As if you didn’t know… Sarah Mitchenall, a garden designer from Hove, near Brighton, was this year’s winner and well deserved it was too. At the end of January I ran an exclusive interview with the presenters of The Great Interior Design Challenge and, towards the end of last week, I managed to catch up with Sarah for a chat about life after winning a tv show.
“It was all a bit strange because we finished filming last August and I wasn’t allowed to say anything to anyone so it was a bit of an anticlimax because I just drove home and carried on,” she says.
“When the show actually aired it made it all a bit more real. I hadn’t been able to keep it a complete secret because I had had to call in quite a few child care favours during the filming but I kept it quite tight.”
Sarah is tactful about her client in the final. The one who clearly thought she was getting a free makeover and then freaked out when she realised she wasn’t going to get exactly what she wanted. Sarah will say only that she has had her share of tricky clients in her time.
This is because Sarah is, by trade, a garden designer. And, when it comes to tricky clients, she says that it can be much harder to convince the owner of a garden that it will all turn out all right in the end simply because it takes so long for it all to grow and come together.
“All they see is mud and destruction and you know that it’s all going to come together perfectly but it will take a few months and it’s hard for them to see that.” The implication being that if you’ve only got to wait for the paint to dry before the client can see you were right then that’s easy.
So what of the future? Has Sarah abandoned the bucolic pleasures of the garden for the smell of turps and a paint brush?
Not at all. She is, frankly, baffled, that the two are not designed in conjunction more often. “There is such a relationship between the house and the garden. We have sort of got the hang of linking our patios and terraces to the kitchen by having the same flooring but that’s as far as it goes.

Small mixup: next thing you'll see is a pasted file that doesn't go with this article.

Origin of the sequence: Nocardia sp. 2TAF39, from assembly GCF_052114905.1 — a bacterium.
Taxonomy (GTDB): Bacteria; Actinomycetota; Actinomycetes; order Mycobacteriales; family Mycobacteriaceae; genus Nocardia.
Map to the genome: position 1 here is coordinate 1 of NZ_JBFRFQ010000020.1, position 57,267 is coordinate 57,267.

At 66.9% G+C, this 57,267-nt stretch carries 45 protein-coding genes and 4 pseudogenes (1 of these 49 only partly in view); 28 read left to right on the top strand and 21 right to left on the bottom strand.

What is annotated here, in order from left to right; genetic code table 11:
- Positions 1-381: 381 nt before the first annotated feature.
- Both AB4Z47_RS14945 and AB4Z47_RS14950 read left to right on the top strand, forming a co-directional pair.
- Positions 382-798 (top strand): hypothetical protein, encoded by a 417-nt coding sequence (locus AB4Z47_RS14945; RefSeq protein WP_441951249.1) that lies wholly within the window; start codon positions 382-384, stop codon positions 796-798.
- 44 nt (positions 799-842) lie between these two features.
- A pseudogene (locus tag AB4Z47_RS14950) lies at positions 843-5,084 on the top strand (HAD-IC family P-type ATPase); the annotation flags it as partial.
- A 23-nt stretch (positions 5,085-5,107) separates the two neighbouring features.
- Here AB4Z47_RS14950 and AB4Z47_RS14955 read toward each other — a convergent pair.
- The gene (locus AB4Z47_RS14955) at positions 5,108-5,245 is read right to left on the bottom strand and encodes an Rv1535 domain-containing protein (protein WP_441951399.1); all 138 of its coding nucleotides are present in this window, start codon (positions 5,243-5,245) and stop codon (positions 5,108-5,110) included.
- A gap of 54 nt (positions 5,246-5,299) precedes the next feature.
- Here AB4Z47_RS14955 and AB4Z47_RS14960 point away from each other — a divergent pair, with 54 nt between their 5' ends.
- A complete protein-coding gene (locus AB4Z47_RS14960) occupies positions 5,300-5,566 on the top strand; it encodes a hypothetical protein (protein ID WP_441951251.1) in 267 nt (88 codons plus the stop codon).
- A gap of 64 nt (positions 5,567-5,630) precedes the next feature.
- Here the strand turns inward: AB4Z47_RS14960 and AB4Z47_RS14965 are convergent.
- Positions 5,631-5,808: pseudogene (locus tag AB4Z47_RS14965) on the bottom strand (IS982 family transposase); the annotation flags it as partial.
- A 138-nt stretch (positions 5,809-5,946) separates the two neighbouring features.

“We should make more of architectural similarities. And most garden furniture is awful – something definitely needs to be done about that,” she says.
And you sense, that if Sarah gets her way with her business partner Alexa de Castilho, something WILL be done about that. For as much as Sarah is driven by the desire to create beautiful interiors and exteriors, she is also passionate about product design.
Remember the fabulous cheese plant pendant light from the final episode (pictured above)? The range has been expanded to include these gorgeous wall lights in black perspex and gold as well as other lights. And she’s quite keen on creating a range of textiles as well. And don’t forget the garden furniture…
She admits that the programme has been a massive confidence boost, but that she would have set up her own business anyway. It has long been a passion for her and she refuses to draw a boundary between inside and outside when it comes to design.
“The programme was the catalyst. I had been thinking about moving into interiors for a while and decided to use the programme to see if that was the right thing to do.”
A brave move you might think. Most of us, when toying with the idea of a career shift might have a little quiet practice first rather than going on national television and facing trial by Twitter. For GIDC, more than almost any other programme I can think of, has a hugely interactive audience who don’t hold back from sharing their opinions. Good and bad.
“I am new to Twitter but it has been, so far, a hugely supportive community,” says Sarah.
And with that she must dash. Clients to meet, rooms to design, gardens to plant. It’s all going to be non-stop from here on in and she’s totally ready for it.
If you want to keep up to date with Sarah then check out her studio Black Parrots.
But before she goes where did the name come from?
“Because parrots are flamboyant and black really classes up an interior.”
Amen to that.